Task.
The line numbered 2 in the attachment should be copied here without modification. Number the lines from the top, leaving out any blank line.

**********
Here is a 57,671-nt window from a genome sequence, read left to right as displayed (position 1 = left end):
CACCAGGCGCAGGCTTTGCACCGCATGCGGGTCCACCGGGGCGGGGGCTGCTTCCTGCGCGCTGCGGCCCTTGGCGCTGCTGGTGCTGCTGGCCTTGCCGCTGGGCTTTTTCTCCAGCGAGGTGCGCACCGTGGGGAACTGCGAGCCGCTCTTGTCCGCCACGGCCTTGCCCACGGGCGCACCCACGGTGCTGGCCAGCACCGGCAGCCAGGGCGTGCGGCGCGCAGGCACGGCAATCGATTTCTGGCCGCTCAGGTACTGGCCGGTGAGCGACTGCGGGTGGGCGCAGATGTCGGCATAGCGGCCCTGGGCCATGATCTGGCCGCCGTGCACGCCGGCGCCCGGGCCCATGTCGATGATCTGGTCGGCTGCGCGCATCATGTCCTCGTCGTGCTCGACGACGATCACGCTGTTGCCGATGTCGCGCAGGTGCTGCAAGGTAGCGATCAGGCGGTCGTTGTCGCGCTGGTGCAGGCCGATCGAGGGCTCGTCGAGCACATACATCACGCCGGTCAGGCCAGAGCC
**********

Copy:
CACCAGGCGCAGGCTTTGCACCGCATGCGGGTCCACCGGGGCGGGGGCTGCTTCCTGCGCGCTGCGGCCCTTGGCGCTGCTGGTGCTGCTGGCCTTGCCGCTGGGCTTTTTCTCCAGCGAGGTGCGCACCGTGGGGAACTGCGAGCCGCTCTTGTCCGCCACGGCCTTGCCCACGGGCGCACCCACGGTGCTGGCCAGCACCGGCAGCCAGGGCGTGCGGCGCGCAGGCACGGCAATCGATTTCTGGCCGCTCAGGTACTGGCCGGTGAGCGACTGCGGGTGGGCGCAGATGTCGGCATAGCGGCCCTGGGCCATGATCTGGCCGCCGTGCACGCCGGCGCCCGGGCCCATGTCGATGATCTGGTCGGCTGCGCGCATCATGTCCTCGTCGTGCTCGACGACGATCACGCTGTTGCCGATGTCGCGCAGGTGCTGCAAGGTAGCGATCAGGCGGTCGTTGTCGCGCTGGTGCAGGCCGATCGAGGGCTCGTCGAGCACATACATCACGCCGGTCAGGCCAGAGCC